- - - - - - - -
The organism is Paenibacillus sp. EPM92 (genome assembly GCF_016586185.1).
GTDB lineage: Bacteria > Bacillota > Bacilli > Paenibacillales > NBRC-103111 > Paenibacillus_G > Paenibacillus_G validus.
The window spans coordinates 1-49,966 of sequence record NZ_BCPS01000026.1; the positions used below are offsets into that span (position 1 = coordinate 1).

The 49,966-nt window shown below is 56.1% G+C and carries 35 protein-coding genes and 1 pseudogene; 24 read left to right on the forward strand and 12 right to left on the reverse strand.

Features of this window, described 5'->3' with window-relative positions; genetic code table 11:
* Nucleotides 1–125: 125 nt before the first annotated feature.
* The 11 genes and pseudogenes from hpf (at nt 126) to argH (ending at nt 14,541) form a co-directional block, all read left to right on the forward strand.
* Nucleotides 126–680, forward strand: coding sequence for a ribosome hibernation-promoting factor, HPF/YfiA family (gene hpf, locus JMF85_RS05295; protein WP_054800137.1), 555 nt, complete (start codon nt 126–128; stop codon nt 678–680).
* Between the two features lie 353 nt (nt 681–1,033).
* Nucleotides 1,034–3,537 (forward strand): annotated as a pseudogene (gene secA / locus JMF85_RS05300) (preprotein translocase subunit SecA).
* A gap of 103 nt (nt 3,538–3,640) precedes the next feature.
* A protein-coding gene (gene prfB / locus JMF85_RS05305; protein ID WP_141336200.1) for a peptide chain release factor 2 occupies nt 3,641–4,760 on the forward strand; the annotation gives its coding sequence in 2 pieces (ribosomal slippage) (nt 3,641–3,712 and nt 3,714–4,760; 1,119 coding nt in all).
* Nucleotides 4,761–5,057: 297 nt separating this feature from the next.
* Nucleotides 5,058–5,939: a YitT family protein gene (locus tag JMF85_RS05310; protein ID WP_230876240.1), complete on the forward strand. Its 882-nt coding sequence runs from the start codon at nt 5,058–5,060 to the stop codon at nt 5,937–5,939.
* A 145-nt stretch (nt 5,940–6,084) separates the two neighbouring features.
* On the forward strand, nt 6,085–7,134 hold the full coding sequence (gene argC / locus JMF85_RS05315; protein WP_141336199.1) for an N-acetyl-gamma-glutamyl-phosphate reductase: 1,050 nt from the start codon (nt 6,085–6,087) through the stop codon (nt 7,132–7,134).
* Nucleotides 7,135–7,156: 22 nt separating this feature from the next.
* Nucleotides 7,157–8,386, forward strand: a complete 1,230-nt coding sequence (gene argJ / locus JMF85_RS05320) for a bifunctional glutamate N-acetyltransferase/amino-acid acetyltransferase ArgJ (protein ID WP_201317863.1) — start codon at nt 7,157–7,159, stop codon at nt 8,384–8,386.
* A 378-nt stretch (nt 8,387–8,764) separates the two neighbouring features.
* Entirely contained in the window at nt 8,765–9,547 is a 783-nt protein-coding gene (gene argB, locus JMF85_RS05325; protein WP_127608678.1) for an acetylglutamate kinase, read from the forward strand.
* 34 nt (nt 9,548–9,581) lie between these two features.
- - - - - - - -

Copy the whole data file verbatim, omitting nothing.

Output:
The organism is Paenibacillus sp. EPM92 (genome assembly GCF_016586185.1).
GTDB lineage: Bacteria > Bacillota > Bacilli > Paenibacillales > NBRC-103111 > Paenibacillus_G > Paenibacillus_G validus.
The window spans coordinates 1-49,966 of sequence record NZ_BCPS01000026.1; the positions used below are offsets into that span (position 1 = coordinate 1).

The 49,966-nt window shown below is 56.1% G+C and carries 35 protein-coding genes and 1 pseudogene; 24 read left to right on the forward strand and 12 right to left on the reverse strand.

Features of this window, described 5'->3' with window-relative positions; genetic code table 11:
* Nucleotides 1–125: 125 nt before the first annotated feature.
* The 11 genes and pseudogenes from hpf (at nt 126) to argH (ending at nt 14,541) form a co-directional block, all read left to right on the forward strand.
* Nucleotides 126–680, forward strand: coding sequence for a ribosome hibernation-promoting factor, HPF/YfiA family (gene hpf, locus JMF85_RS05295; protein WP_054800137.1), 555 nt, complete (start codon nt 126–128; stop codon nt 678–680).
* Between the two features lie 353 nt (nt 681–1,033).
* Nucleotides 1,034–3,537 (forward strand): annotated as a pseudogene (gene secA / locus JMF85_RS05300) (preprotein translocase subunit SecA).
* A gap of 103 nt (nt 3,538–3,640) precedes the next feature.
* A protein-coding gene (gene prfB / locus JMF85_RS05305; protein ID WP_141336200.1) for a peptide chain release factor 2 occupies nt 3,641–4,760 on the forward strand; the annotation gives its coding sequence in 2 pieces (ribosomal slippage) (nt 3,641–3,712 and nt 3,714–4,760; 1,119 coding nt in all).
* Nucleotides 4,761–5,057: 297 nt separating this feature from the next.
* Nucleotides 5,058–5,939: a YitT family protein gene (locus tag JMF85_RS05310; protein ID WP_230876240.1), complete on the forward strand. Its 882-nt coding sequence runs from the start codon at nt 5,058–5,060 to the stop codon at nt 5,937–5,939.
* A 145-nt stretch (nt 5,940–6,084) separates the two neighbouring features.
* On the forward strand, nt 6,085–7,134 hold the full coding sequence (gene argC / locus JMF85_RS05315; protein WP_141336199.1) for an N-acetyl-gamma-glutamyl-phosphate reductase: 1,050 nt from the start codon (nt 6,085–6,087) through the stop codon (nt 7,132–7,134).
* Nucleotides 7,135–7,156: 22 nt separating this feature from the next.
* Nucleotides 7,157–8,386, forward strand: a complete 1,230-nt coding sequence (gene argJ / locus JMF85_RS05320) for a bifunctional glutamate N-acetyltransferase/amino-acid acetyltransferase ArgJ (protein ID WP_201317863.1) — start codon at nt 7,157–7,159, stop codon at nt 8,384–8,386.
* A 378-nt stretch (nt 8,387–8,764) separates the two neighbouring features.
* Entirely contained in the window at nt 8,765–9,547 is a 783-nt protein-coding gene (gene argB, locus JMF85_RS05325; protein WP_127608678.1) for an acetylglutamate kinase, read from the forward strand.
* 34 nt (nt 9,548–9,581) lie between these two features.